My-Otome Vol. #3 -

Anime/Manga Reviews

Mania Grade: B+

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  • Audio Rating: B+
  • Video Rating: B+
  • Packaging Rating: B+
  • Menus Rating: B
  • Extras Rating: B
  • Age Rating: 13 & Up
  • Region: 1 - North America
  • Released By: Bandai Entertainment
  • MSRP: 24.98
  • Running time: 100
  • Aspect Ratio: 1.33:1
  • Disc Resolution: 480i/p (mixed/unknown)
  • Disc Encoding: MPEG-2
  • Series: My-Otome

My-Otome Vol. #3

By Chris Beveridge     November 09, 2007
Release Date: November 06, 2007

My-Otome Vol. #3
© Bandai Entertainment

What They Say
Its exam time at Garderobe! While Arika's worried about her written exam's what's really got her stressed is the wilderness survival test. Will she pass when her partner Erstin falls prey to nature? Can Arika rescue her friend without failing? Or will the nomadic group of cyborgs known as Aswald stand in the way of this Otome in training and her Meister dreams?

As the threat of the Aswald is over-come a new challenge arises! A mysterious foreign prince appears in the country of Windbloom with intentions of courtship for Queen Mashiro. When Mashiro goes missing it's up to Arika to step in and put on a farce of royal proportions. Can this Otome fool the prince despite her less than queenly demeanor or will her cover be blown, causing an international incident?

The Review!
While the growth of the leads continues to move along slowly, Mashiro is given more time as she has to start coming to grips with what being Queen is all about.

The bilingual presentation of this series is pretty well done as each language track features a solid stereo mix done at 224 kbps. The show has a good mix of action sequences alongside the dialogue while also featuring a very enjoyable Yuki Kajiura score that is nicely expansive. The mix overall comes across well as it handles each of the elements without problems across the forward soundstage. It may lack a bit of oomph and impact in some of the bigger action scenes but it's a solid piece overall. We didn't have any problems with dropouts or distortions during regular playback.

Originally airing in 2005, the transfer for this TV series is presented in its original full frame aspect ratio. Similar to the My-Hime series, the show has a strong visual sense of color with lots of bold bright colors that stand out but don't dominate overall. The combination of this with some very fluid animation could be problematic but everything comes together in a solid way without any real issues at all. Aliasing and cross coloration is generally non-existent and colors are very solid throughout with hardly any significant noise or noticeable blocking. With an average bitrate in the sevens with lots of spikes into the eights, this is a great looking disc overall that really lets the content shine.

The cover art for this release is once again pretty solid as it features Arika in the foreground in her full battle outfit while Nina and Sergay are in the background. It does keep to the girlish tones with lots of shades of purple but it works well for the material and provides for an attractive cover. There's bound to be confusion with the series logo though as it's highlighting the My-Hime aspect more than the My Otome part but that's just part and parcel with how the series was created. The back cover has a good design overall with some of the symbols from the show containing artwork and the summary of what to expect. The discs features are clearly listed as are the episode numbers and titles. Technical information continues to be one of the weakest parts of Bandai's packaging as you have no clue as to what to really expect either in terms of audio or video. No insert is included with this release nor is there a reversible cover.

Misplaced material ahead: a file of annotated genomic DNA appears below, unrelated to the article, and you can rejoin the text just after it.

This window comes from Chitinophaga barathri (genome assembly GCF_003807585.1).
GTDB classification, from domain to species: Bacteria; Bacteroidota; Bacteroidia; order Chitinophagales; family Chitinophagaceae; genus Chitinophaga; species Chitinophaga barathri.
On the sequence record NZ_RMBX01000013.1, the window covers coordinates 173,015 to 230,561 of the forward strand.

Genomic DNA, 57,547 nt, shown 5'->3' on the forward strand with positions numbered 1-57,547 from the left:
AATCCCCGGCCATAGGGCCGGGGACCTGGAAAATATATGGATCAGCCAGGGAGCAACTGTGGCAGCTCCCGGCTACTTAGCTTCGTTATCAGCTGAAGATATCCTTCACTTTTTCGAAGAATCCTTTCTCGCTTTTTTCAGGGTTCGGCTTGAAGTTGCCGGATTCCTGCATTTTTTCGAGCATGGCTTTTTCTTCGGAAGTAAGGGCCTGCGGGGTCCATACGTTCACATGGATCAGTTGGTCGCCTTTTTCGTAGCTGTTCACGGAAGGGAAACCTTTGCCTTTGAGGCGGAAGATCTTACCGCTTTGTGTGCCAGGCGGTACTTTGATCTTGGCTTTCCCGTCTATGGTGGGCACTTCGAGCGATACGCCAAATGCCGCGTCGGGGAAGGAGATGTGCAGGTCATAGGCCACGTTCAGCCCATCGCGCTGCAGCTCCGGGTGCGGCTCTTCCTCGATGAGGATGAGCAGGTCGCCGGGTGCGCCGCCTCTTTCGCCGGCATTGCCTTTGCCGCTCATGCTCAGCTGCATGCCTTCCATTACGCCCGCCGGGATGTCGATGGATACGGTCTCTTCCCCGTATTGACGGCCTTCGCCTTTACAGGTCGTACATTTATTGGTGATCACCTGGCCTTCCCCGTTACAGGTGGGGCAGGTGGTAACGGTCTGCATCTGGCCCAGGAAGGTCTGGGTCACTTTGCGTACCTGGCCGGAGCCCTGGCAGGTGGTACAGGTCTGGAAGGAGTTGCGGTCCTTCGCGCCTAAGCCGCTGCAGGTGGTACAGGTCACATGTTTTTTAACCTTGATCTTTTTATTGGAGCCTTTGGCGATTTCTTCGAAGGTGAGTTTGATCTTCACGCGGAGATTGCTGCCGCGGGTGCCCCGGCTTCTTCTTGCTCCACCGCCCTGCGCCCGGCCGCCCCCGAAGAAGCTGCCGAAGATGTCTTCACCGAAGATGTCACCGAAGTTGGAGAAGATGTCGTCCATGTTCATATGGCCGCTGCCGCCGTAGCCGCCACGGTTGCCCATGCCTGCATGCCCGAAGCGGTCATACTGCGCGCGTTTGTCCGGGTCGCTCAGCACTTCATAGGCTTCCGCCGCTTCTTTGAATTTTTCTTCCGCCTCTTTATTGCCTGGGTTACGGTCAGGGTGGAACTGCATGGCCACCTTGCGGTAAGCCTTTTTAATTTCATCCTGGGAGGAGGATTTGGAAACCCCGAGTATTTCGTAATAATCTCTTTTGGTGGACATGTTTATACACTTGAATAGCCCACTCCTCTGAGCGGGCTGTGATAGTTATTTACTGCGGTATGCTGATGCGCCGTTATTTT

Considering how bad the initial menus were for My-Hime, these come across pretty well even if they are simple. A series of brief clips runs through the center while brightly colored red and blue borders are around it which also contains the various selections. Unlike the previous volumes there's now a bit of instrumental music that plays along to give it a bit more life. Access times are nice and fast and with no transitional animations it all moves about very quickly. The disc did not read our players' language presets unfortunately and defaulted to English with sign/song subtitles.

The special extra included for this volume is called Shiho's Spirals, a four minute animated piece that focuses on Shiho and the world from her point of view. It uses clips from the existing episodes to tell the story and is rather amusing since it's a small dose. In addition to this, there's also a clean version of the ending sequence.

Content: (please note that content portions of a review may contain spoilers)
My-Otome moves to the middle of the series with this volume and provides four episodes that seem to be more situation and character driven than plot driven. Some elements do make it into the show that tackle the larger issues of the day, but they're kept to the background for the most part and it's actions that are speaking louder than anything else. There is some rather good fanservice included to offset the lack of serious story however which helps propel the series in a rather fun direction.